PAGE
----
What Are We Doing?
Opposing the hostile takeover of Liberty Apple Valley
During a time when Apple Valley Ranchos has steadily increased its water rates, AVR has now filed a request to terminate the agreement for the discounted rate for water used to irrigate one of the Town of Apple Valley’s largest parks.
If granted, the cost of watering the parks would increase four-fold.
Apple Valley Ranchos keeps raising the rates it charges homeowners and business owners, and now it wants to eliminate the agreement we have used to keep our parks green, said Town Manager Frank Robinson.
Under a 2004 agreement, the Town agreed to assign a portion of its water rights to AVR so it would water James Woody Park at a discounted rate. In return, AVR received 110 percent of the water actually used to irrigate the Park from the Town’s own water rights. AVR requested the agreement to retain the Town as a customer because the Town was planning to drill its own well for park irrigation. But now that the costs of drilling a well have, as AVR puts it,
increased significantly, it believes the Town will not consider drilling its own well. AVR has applied to the California Public Utilities Commission (CPUC) to end the agreement.
Their logic is that they will negotiate with us when we have a chance to bypass them, Robinson said.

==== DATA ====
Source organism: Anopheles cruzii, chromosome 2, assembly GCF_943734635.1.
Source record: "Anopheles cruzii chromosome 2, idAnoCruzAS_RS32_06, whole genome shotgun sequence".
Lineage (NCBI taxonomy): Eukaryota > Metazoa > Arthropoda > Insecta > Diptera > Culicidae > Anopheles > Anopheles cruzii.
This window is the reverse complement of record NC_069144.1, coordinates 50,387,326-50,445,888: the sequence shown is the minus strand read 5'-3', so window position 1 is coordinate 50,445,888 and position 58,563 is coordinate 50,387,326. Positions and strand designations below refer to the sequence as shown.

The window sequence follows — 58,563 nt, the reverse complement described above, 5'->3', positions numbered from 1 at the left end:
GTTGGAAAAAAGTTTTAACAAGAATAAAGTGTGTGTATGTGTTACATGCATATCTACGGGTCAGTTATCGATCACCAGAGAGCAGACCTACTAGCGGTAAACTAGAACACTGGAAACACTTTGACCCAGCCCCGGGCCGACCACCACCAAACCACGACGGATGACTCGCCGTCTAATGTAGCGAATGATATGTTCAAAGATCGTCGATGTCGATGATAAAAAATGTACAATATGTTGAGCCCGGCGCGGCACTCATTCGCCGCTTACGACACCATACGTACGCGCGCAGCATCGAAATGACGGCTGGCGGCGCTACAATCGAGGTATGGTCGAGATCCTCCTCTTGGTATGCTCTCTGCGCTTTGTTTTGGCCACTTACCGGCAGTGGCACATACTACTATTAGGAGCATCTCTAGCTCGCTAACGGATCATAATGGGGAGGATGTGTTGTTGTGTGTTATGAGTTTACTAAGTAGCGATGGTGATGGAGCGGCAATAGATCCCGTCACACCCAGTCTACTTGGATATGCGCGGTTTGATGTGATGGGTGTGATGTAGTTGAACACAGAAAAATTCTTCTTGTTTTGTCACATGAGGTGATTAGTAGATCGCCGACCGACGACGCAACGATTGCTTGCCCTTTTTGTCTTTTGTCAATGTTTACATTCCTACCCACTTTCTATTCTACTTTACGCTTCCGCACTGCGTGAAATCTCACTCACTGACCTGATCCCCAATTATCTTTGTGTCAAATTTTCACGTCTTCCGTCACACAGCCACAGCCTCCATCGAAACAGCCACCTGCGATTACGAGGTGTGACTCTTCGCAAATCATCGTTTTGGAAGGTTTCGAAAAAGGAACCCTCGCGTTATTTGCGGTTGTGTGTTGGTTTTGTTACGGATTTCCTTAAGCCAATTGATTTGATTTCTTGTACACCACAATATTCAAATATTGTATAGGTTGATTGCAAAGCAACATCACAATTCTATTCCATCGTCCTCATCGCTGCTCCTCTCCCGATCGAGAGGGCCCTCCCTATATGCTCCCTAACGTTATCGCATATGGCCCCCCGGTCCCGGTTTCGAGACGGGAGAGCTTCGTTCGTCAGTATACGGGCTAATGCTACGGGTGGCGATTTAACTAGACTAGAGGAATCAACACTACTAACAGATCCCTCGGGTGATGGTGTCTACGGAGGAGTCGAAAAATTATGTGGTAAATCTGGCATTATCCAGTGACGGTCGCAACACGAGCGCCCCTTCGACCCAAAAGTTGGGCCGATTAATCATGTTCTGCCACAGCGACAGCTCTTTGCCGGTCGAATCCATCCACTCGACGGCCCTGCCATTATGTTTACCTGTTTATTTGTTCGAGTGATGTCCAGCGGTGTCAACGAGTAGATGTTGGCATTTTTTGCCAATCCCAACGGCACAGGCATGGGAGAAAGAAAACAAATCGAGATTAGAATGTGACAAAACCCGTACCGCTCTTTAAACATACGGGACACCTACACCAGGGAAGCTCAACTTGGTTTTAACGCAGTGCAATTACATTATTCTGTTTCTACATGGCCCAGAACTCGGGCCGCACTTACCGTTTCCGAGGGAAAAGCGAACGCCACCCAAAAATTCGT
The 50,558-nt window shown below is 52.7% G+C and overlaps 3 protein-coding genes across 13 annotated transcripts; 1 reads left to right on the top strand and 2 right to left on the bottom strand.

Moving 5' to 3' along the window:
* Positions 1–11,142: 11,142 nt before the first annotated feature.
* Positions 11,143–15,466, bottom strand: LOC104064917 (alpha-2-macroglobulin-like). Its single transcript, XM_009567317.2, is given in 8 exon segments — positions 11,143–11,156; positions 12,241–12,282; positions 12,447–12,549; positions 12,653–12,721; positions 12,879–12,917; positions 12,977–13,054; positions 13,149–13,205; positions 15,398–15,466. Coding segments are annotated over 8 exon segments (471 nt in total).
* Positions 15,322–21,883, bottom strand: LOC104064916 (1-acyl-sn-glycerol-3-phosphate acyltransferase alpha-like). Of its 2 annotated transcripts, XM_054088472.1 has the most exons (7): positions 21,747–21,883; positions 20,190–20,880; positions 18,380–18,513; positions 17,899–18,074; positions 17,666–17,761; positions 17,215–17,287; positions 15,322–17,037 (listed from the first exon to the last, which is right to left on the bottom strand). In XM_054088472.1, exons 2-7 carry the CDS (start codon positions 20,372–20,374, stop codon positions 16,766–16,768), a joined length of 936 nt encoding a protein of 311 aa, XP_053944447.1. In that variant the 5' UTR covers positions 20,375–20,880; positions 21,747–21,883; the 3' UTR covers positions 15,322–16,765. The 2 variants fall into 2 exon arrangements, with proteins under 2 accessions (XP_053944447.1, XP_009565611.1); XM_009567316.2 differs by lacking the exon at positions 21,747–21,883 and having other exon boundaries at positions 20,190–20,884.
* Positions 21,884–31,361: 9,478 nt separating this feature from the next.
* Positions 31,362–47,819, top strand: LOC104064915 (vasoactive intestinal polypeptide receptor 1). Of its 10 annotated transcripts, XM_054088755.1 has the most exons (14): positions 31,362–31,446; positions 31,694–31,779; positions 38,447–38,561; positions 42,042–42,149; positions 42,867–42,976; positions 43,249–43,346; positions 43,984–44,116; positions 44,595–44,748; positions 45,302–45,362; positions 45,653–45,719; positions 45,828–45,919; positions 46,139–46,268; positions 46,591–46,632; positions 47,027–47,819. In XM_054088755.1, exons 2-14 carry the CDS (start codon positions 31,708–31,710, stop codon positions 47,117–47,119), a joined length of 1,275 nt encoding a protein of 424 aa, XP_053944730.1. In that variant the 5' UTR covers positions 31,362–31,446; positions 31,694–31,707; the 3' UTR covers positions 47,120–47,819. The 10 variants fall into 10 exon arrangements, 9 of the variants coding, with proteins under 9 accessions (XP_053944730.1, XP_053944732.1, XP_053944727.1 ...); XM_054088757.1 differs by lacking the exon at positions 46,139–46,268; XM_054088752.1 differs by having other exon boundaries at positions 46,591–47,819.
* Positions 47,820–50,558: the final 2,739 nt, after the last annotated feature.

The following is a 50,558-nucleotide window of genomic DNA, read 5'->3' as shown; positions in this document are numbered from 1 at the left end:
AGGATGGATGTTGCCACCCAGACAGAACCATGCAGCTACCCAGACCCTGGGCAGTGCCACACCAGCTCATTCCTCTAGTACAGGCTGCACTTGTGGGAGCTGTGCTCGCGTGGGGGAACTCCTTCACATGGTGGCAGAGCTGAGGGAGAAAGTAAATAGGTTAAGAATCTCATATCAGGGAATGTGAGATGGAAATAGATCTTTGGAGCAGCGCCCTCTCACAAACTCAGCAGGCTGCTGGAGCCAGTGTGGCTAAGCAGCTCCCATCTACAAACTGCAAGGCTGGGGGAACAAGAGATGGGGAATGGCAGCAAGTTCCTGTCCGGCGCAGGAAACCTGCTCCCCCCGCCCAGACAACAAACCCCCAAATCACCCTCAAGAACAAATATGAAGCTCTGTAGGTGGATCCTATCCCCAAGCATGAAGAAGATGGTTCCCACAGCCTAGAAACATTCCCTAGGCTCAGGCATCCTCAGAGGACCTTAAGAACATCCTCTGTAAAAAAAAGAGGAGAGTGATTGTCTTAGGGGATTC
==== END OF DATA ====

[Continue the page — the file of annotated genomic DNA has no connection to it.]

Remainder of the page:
But when our options are limited by drought and by cost, they want to end the agreement.
AVR is attempting to cancel a longstanding discounted rate and replace it with regular non-residential retail rates. Even though the town has conserved and removed turf, if the discounted rate is ended, the Town’s cost for water at the park would quadruple under the AVR request.
James Woody Park is home to more than 2,000 Apple Valley youth who participate in Apple Valley Little League, High Desert Pony baseball, Hi Desert Rattler Football, Academy for Academic Excellence and Apple Valley Christian’s baseball teams and many other recreational leagues enjoyed by many of the Town’s adults and children. Many programs are conducted in the park to benefit at-risk youth.
Several years ago we had to implement a $10 per player charge for field user groups, including Apple Valley Little League, explained Robinson.
The Town will have to evaluate how much additional cost it can absorb. AVR’s actions will likely result in severe watering cutbacks causing the park and its ball fields to turn brown, dramatically reducing the quality of the park enjoyed by the youth of Apple Valley.
In its filing with the CPUC, AVR indicates that it is taking the action because the Town is considering a purchase or takeover of AVR.
The Town filed a protest against the AVR request with the CPUC on June 23.